The world, apparently, will soon see the first image of a black hole.
On Wednesday, astronomers from around the world will hold "six major press conferences" simultaneously to announce the first results of the Event Horizon Telescope (EHT), which was designed precisely for that purpose.
It has been a long wait.
Of all the forces or objects in the Universe that we can not see, including dark energy and dark matter, none has frustrated human curiosity as much as the invisible jaws that crush and swallow stars like so many dust particles.
Astronomers began to speculate about these omnivorous "dark stars" in the eighteenth century, and since then, indirect evidence has slowly accumulated.
"More than 50 years ago, scientists saw that there was something very bright at the center of our galaxy," Paul McNamara, an astrophysicist with the European Space Agency and an expert on black holes told AFP.
"It has a gravitational pull strong enough to make stars orbit around it very quickly, in just 20 years."
To put that in perspective, our Solar System takes around 230 million years to surround the center of the Milky Way.
Finally, astronomers speculated that these bright spots were actually "black holes," a term coined by American physicist John Archibald Wheeler in the mid-1960s, surrounded by a band of gas and plasma.
At the inner edge of these luminous accretion disks, things darken abruptly.
"The event horizon" -a.k.a. the point of no return: "it is not a physical barrier, it could not be supported," explained McNamara.
"If you're inside, you can not escape because you need infinite energy, and if you're on the other side, you can, in principle."
A golf ball on the moon.
At its center, the mbad of a black hole is compressed into a single point of zero dimension.
The distance between this so-called "singularity" and the event horizon is the radius, or half the width, of a black hole.
The EHT that collected the data for the first image has never been designed.
"Instead of building a giant telescope that would collapse under its own weight, we combined several observatories as if they were fragments of a giant mirror," Michael Bremer, an astronomer at the Grenoble Millimeter Radioastronomy Institute, told AFP.
In April 2017, eight of these radio telescopes scattered around the world, in Hawaii, Arizona, Spain, Mexico, Chile and the South Pole, received training in two black holes in very different corners of the Universe to collect data.
Studies that could be released next week will likely focus on one or the other.
Bettors favor Sagittarius A *, the black hole at the center of our own elliptical galaxy that caught the attention of astronomers.
Sag A * has four million times the mbad of our sun, which means that the black hole that is generated is approximately 44 million kilometers wide.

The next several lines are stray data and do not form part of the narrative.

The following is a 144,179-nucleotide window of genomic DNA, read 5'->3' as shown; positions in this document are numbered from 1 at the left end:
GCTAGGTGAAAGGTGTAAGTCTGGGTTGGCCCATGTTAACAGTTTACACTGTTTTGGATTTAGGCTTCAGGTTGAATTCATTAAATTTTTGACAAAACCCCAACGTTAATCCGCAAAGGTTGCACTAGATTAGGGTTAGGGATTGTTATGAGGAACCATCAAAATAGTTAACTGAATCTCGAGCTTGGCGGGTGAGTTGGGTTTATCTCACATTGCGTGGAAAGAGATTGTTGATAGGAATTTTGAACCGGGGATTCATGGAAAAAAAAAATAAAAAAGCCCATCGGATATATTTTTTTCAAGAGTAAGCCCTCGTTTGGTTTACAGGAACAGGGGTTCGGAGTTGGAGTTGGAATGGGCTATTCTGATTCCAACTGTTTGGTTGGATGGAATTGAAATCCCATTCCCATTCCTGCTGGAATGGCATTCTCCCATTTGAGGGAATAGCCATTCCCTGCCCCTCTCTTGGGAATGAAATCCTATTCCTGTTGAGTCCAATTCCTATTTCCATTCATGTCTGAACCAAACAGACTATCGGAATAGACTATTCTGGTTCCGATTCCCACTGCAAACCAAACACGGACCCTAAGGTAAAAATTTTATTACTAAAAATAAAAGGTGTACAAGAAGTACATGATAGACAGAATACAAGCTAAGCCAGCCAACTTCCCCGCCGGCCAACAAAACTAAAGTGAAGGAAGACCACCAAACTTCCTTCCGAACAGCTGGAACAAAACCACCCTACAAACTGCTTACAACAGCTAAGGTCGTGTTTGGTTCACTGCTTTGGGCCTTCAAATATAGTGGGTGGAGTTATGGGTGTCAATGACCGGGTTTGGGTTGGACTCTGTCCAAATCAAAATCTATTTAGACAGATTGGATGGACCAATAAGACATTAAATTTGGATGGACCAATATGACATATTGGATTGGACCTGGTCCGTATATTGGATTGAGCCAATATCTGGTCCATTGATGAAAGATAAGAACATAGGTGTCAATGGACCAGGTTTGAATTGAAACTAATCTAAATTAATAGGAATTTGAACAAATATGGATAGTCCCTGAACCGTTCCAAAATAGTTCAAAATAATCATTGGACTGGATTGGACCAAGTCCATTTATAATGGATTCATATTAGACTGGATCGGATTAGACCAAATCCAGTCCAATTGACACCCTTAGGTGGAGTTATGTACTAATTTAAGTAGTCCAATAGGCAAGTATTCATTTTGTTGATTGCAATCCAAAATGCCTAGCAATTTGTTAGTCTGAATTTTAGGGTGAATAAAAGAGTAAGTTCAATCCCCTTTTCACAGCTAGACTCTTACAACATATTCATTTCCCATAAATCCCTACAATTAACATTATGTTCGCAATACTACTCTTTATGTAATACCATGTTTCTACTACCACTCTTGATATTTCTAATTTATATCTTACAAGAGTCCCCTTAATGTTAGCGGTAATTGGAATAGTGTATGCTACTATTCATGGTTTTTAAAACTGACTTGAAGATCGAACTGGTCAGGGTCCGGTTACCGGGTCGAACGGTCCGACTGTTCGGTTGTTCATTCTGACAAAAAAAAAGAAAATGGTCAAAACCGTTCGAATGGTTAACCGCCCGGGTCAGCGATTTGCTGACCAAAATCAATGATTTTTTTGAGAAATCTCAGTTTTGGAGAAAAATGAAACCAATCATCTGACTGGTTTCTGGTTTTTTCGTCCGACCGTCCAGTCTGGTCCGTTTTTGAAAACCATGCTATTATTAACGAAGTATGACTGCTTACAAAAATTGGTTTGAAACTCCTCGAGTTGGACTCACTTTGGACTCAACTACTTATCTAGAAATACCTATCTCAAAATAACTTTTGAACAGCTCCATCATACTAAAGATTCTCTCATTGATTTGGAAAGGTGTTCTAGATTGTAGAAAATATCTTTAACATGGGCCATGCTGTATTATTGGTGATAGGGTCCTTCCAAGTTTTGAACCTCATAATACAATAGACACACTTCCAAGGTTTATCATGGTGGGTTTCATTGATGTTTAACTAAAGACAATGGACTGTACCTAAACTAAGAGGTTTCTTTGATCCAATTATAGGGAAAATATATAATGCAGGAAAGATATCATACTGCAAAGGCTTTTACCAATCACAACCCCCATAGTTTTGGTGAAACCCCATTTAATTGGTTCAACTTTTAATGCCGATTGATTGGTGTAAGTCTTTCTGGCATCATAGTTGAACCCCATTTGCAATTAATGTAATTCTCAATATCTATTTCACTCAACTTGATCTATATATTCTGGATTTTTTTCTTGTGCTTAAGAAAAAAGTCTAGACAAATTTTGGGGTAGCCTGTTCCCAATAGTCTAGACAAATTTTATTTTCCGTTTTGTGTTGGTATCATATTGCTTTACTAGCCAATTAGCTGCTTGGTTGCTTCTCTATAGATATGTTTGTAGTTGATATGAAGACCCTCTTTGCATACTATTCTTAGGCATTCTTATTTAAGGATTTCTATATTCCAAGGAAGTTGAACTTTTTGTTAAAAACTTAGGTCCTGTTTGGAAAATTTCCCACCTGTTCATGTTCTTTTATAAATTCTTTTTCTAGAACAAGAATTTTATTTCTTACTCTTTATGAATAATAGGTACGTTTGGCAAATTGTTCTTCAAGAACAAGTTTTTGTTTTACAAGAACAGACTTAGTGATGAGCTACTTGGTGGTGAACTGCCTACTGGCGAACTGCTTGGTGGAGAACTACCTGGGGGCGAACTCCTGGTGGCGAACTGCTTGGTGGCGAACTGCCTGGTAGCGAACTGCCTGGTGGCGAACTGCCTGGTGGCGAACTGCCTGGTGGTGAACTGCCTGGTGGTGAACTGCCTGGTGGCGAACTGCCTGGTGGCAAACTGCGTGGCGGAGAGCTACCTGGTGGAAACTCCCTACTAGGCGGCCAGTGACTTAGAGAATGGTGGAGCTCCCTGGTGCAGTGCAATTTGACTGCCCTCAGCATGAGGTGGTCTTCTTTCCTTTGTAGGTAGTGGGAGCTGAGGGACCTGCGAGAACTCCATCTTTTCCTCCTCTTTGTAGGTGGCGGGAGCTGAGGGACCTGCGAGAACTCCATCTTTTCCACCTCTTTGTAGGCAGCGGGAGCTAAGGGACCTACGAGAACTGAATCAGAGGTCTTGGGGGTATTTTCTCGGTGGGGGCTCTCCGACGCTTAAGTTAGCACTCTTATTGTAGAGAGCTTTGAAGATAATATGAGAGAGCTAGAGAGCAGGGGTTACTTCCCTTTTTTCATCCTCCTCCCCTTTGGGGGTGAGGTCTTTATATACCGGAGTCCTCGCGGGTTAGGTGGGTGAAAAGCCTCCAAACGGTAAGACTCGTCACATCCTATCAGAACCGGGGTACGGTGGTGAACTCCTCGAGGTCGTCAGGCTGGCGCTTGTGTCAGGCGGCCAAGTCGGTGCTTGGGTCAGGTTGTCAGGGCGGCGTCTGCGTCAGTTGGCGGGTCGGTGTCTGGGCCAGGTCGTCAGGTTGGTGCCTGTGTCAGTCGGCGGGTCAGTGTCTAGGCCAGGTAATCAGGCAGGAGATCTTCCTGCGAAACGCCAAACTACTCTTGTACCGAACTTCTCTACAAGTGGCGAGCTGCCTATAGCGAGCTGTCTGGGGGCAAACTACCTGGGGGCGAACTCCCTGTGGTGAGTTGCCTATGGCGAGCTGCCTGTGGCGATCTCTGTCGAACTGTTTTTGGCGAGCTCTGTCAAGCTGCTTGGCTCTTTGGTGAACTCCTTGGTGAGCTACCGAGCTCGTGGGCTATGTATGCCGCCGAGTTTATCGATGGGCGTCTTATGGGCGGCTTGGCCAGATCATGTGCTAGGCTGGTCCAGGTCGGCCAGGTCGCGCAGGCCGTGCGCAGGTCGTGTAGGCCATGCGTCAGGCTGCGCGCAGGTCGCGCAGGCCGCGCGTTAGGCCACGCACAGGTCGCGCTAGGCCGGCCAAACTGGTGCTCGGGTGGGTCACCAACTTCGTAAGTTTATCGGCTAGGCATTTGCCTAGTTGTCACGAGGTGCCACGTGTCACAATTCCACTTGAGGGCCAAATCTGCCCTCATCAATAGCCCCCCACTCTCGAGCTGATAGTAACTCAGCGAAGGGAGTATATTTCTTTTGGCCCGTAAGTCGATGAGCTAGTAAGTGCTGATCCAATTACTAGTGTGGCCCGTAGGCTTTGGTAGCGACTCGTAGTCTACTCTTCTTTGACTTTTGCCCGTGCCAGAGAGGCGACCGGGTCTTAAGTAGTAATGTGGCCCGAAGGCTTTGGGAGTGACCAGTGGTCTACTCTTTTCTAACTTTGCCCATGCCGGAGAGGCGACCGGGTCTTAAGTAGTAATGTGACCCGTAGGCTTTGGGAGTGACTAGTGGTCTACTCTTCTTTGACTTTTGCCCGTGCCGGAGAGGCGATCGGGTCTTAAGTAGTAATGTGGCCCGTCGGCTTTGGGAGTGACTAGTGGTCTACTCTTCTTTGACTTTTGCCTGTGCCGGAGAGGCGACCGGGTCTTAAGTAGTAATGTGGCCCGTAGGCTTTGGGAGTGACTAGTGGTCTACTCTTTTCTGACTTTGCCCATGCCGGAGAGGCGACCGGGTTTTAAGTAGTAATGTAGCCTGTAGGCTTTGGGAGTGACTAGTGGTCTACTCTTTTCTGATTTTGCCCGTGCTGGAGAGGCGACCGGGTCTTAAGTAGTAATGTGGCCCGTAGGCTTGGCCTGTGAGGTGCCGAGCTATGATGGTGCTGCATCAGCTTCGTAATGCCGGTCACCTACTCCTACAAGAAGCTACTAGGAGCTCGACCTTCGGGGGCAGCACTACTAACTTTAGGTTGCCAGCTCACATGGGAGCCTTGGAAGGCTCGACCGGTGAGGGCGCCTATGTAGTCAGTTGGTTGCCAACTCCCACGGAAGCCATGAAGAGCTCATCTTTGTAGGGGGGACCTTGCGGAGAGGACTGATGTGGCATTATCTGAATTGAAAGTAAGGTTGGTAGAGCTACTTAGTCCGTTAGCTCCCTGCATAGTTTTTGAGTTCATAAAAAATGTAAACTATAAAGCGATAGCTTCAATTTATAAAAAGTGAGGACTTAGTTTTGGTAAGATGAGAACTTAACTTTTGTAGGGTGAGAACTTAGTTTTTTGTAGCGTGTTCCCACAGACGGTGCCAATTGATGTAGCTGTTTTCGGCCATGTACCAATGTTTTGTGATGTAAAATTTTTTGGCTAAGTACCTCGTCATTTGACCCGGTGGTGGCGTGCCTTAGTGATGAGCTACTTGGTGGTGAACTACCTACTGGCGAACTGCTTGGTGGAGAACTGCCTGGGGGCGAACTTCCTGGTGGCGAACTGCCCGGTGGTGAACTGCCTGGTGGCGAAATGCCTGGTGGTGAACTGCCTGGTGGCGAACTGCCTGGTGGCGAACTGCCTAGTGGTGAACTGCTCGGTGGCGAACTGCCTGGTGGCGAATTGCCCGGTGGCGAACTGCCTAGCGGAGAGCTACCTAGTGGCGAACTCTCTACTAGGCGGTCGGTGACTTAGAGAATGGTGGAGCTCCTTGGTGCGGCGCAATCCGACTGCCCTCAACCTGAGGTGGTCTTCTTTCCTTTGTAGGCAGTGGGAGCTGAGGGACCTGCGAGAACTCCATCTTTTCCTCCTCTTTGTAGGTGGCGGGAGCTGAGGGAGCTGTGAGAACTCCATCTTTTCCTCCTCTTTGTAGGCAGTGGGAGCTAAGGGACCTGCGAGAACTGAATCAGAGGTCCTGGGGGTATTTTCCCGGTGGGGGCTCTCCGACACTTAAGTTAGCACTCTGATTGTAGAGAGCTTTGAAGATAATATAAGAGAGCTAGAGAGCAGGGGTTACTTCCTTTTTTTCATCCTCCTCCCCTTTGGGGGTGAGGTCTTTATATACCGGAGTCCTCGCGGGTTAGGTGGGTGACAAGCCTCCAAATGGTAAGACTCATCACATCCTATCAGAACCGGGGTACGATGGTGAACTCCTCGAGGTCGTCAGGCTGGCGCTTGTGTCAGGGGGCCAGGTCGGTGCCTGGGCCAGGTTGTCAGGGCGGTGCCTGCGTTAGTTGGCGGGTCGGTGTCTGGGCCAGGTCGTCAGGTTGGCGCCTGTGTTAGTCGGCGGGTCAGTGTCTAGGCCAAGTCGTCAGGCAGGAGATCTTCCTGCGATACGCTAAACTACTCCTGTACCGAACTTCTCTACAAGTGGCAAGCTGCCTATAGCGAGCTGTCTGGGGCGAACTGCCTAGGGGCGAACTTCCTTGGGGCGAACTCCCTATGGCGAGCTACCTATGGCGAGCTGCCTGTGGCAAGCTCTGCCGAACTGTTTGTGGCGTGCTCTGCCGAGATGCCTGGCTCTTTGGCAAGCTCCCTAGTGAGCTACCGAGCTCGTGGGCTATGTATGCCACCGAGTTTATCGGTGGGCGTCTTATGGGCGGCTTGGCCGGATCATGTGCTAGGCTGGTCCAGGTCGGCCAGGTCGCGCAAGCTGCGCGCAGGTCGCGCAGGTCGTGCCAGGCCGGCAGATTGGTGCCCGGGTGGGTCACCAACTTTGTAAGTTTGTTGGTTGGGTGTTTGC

This may seem like a big goal, but for the set of telescopes on Earth about 26,000 light years (or 245 trillion kilometers) away, it's like trying to photograph a golf ball on the Moon.
The other candidate is a black hole monster, 1,500 times more mbadive even than Sag A *, in an elliptical galaxy known as M87.
It is also much farther from Earth, but the distance and size are balanced, which makes it more or less easy to identify.
One of the reasons why this dark horse might be the one revealed next week is the light smog within the Milky Way.
"We're sitting on the plain of our galaxy, you have to look through all the stars and the dust to get to the center," McNamara said.
The data collected by the series of remote telescopes had yet to be collected and collected.
"The image creation algorithms we developed fill in the missing data gaps to reconstruct the image of a black hole," the team said on its website.
Astrophysicists not involved in the project, including McNamara, are anxious, perhaps anxious, waiting to see if the findings challenge Einstein's theory of general relativity, which has never been tested on this scale.
Innovative observations in 2015 that caused scientists involved in a Nobel Prize to use gravitational wave detectors to track two black holes crushing together.
As they merged, they undulated in the curvatures of space-time creating a unique and detectable signature.
"Einstein's theory of general relativity says that this is exactly what should happen," said McNamara.
But those were small black holes, only 60 times more mbadive than the Sun, compared to any of those that were under the EHT's gaze.
"Maybe those that are millions of times more mbadive are different, we just do not know."
© 2019 AFP
Scientists are ready to reveal the first image of a black hole (2019, April 6)
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